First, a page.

Page 153. A Peculiar Function by J. P. Ballantine (AMM 37 (1930), p. 250). A pie reposes on a plate of radius R. A piece of central angle is cut and put on a separate plate of radius r. How large must r be? Obviously r is a function of . It turns out to have the following formula:
The function has one discontinuity at = 0, and its second derivative has various discontinuities.
Page 251. Geometric Interpretations of Polynomial Approximations of the Cosine Function by E. R. Heineman (AMM 73 (1966), pp. 648-649). The polynomial approximations obtained from the power series expansion
converge to the cosine function... In one sense, it is clear that the
successive approximations become "better." The student, however, must be
warned against the pseudo-truth: "Every time you add another term, the
approximation gets better." The horizontal line
Page 287. On The Harmonic Mean of Two Numbers by G. Polya (MAA
57 (1950), pp. 26-28). x is in the interval
Problem I. Find
and the value of p for which it is attained.
Problem II. Find
and the value of p for which it is attained.
For Problem I, p = (a + b)/2. For Problem II, the solution is a little less obvious and may be new, but is certainly very little known: p = 2ab/(a + b).
This was my take on browsing the first volume of A Century of Mathematics. I also enjoyed just handling the book. Not so with the second volume. First, all articles in the first volume came with a footnote reference to their source, year of publication in particular. It piqued my interest to check the year just to confirm the obvious: the search for better ways is naturally an ongoing process. I expected the same quiet entertainment with the second volume. To my disappointment, the articles in that volume did not carry the footnote which I had come to expect. (To be fair, I later discovered that all sources have been listed at the end of the book. But having to peek there all the time was a great annoyance.)
Second, in the second volume the fonts changed from article to article. No, not very often, but often enough to cause a distraction. Third, in the second volume, the articles differ in style. Some are preceded by the author's picture and an introductory paragraph, some carry the author's affiliation seal, some come unadorned. I am aware of the reason why that is so the articles were photo reproduced from different journals but this did not help. Casual leafing through the volume was rather tiresome. And this is to be regretted, as the articles themselves are quite excellent.
In Testing Understanding and Understanding Testing (CMJ 16, pp. 178-185) J. Pederson and P. Ross offer a sample of problems that require for their solution an understanding of calculus concepts rather than formula memorization or mechanical symbol manipulation. The following applet, for example, helps observe the relations between a function and its derivative and integral with not a single formula involved.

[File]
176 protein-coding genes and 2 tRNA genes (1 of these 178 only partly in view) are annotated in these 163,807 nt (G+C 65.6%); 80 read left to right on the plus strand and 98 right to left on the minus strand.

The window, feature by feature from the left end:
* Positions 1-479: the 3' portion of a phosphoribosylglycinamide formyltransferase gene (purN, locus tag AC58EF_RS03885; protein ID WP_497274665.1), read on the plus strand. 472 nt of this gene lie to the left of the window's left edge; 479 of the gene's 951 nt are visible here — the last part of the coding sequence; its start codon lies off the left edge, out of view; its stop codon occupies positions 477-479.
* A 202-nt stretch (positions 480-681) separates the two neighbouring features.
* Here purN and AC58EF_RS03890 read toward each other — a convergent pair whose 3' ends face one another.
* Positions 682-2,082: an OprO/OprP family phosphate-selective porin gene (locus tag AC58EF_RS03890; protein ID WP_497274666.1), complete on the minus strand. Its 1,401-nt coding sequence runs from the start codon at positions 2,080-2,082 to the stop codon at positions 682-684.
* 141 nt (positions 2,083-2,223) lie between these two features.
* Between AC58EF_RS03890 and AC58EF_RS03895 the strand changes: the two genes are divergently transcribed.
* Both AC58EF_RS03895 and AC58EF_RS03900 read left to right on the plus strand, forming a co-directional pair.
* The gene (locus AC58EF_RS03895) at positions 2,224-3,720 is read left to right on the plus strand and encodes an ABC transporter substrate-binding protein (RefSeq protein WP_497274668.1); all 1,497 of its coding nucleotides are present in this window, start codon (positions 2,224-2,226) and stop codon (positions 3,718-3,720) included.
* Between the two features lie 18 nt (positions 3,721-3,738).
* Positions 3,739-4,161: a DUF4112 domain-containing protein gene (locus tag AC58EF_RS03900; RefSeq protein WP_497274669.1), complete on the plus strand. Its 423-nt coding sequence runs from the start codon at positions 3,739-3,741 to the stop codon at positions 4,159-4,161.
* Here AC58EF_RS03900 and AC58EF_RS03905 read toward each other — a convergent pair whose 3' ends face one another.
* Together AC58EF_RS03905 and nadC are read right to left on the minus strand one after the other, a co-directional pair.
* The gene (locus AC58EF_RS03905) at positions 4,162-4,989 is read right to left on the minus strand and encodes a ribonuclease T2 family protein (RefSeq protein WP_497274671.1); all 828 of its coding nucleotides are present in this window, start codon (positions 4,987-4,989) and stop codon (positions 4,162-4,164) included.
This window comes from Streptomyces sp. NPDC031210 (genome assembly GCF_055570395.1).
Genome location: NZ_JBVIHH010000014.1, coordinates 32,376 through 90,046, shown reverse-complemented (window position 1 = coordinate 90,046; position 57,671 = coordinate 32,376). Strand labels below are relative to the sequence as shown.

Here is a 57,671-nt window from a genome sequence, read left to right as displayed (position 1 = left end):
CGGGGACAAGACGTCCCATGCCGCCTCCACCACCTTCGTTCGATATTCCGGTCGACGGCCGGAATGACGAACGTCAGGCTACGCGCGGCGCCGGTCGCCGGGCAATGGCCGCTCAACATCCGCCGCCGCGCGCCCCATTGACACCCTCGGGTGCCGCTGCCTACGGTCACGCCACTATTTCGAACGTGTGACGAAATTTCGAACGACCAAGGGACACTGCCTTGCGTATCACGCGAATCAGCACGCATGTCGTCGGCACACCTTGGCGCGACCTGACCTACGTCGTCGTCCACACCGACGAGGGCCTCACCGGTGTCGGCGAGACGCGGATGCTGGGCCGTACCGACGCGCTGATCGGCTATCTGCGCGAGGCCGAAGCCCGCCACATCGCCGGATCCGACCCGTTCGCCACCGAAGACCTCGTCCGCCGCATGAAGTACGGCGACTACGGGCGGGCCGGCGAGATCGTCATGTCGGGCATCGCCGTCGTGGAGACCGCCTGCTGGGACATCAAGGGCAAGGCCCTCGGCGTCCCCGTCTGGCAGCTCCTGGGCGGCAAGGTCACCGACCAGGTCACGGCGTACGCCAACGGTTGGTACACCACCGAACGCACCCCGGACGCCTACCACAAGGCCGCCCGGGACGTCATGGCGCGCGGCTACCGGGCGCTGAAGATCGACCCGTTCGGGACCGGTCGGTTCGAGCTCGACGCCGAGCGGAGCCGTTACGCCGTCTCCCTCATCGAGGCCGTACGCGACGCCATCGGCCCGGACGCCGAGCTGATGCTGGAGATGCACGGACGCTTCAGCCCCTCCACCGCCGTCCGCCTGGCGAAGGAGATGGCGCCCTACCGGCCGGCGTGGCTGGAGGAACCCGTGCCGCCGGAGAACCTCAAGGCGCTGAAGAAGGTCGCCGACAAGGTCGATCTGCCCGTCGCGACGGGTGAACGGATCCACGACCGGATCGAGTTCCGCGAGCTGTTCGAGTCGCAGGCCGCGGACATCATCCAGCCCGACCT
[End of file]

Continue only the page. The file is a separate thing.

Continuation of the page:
(About the applet: Points on the graph below are draggable up and down. So that you can modify the function any other way you want. Simultaneously with the function, you may display its derivative and the integral as a function of its upper limit. If you drag the cursor away from the graph while the "Show tangent" box is checked, a short line will be displayed tangent to either graph of the function or the graph of the integral.)
Back to the MATHDL. To be useful, any software a stand-alone package or a library must, like a book, be coherent, reasonably comprehensive and consistent in its user interface. In this respect, learning materials in COMA will have a great advantage over freely available pieces from LOMA and even JOMA. The reviewing effort must be supplemented with purposeful development for the sake of consistency.
Fortunately, the JOMA proposal was written with proactive attitude in mind. Each topical area, like Calculus, will have a Table of Contents, and solicitations for missing pieces will be actively promoted through JOMA, now an online publication of the MAA. It will be hosted by the Math Forum. With Forum's experience at community building and publicity that comes from association with the MAA, the project has a very good chance for success.
Most certainly the many conversations, committee meetings, etc., devoted to the modernization of the undergraduate calculus course will not end with the planned inauguration of JOMA at the Joint Meeting in January. It would be to everyone's benefit, howerver, were JOMA to become the focus of many of those conversations and meetings.
Alex Bogomolny has started and still maintains a popular Web site Interactive Mathematics Miscellany and Puzzles to which he brought more than 10 years of college instruction and, at least as much, programming experience. He holds M.S. degree in Mathematics from the Moscow State University and Ph.D. in Applied Mathematics from the Hebrew University of Jerusalem. He can be reached at firstname.lastname@example.org
Copyright © 1996-2000 Alexander Bogomolny